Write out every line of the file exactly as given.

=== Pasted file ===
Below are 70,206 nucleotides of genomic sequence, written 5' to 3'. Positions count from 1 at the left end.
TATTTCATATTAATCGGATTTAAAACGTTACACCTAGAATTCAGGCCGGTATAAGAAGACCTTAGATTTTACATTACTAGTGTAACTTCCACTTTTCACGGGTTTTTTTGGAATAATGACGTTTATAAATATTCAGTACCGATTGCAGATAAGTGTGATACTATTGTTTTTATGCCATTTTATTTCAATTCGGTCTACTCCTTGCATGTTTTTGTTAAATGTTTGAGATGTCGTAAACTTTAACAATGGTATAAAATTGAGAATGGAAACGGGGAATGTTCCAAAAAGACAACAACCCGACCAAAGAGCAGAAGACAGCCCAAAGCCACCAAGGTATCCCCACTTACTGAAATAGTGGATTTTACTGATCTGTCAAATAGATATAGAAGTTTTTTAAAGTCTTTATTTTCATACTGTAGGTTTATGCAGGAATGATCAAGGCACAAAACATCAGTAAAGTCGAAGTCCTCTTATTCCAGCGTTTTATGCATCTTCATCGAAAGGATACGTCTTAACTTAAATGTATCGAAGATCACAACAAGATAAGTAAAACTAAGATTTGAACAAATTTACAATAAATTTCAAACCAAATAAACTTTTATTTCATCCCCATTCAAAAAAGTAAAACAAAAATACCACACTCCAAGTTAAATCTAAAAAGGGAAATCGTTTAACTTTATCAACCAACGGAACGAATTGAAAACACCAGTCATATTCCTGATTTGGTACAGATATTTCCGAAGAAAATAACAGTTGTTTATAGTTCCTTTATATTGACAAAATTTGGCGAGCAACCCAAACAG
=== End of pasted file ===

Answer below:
Below are 70,206 nucleotides of genomic sequence, written 5' to 3'. Positions count from 1 at the left end.
TATTTCATATTAATCGGATTTAAAACGTTACACCTAGAATTCAGGCCGGTATAAGAAGACCTTAGATTTTACATTACTAGTGTAACTTCCACTTTTCACGGGTTTTTTTGGAATAATGACGTTTATAAATATTCAGTACCGATTGCAGATAAGTGTGATACTATTGTTTTTATGCCATTTTATTTCAATTCGGTCTACTCCTTGCATGTTTTTGTTAAATGTTTGAGATGTCGTAAACTTTAACAATGGTATAAAATTGAGAATGGAAACGGGGAATGTTCCAAAAAGACAACAACCCGACCAAAGAGCAGAAGACAGCCCAAAGCCACCAAGGTATCCCCACTTACTGAAATAGTGGATTTTACTGATCTGTCAAATAGATATAGAAGTTTTTTAAAGTCTTTATTTTCATACTGTAGGTTTATGCAGGAATGATCAAGGCACAAAACATCAGTAAAGTCGAAGTCCTCTTATTCCAGCGTTTTATGCATCTTCATCGAAAGGATACGTCTTAACTTAAATGTATCGAAGATCACAACAAGATAAGTAAAACTAAGATTTGAACAAATTTACAATAAATTTCAAACCAAATAAACTTTTATTTCATCCCCATTCAAAAAAGTAAAACAAAAATACCACACTCCAAGTTAAATCTAAAAAGGGAAATCGTTTAACTTTATCAACCAACGGAACGAATTGAAAACACCAGTCATATTCCTGATTTGGTACAGATATTTCCGAAGAAAATAACAGTTGTTTATAGTTCCTTTATATTGACAAAATTTGGCGAGCAACCCAAACAG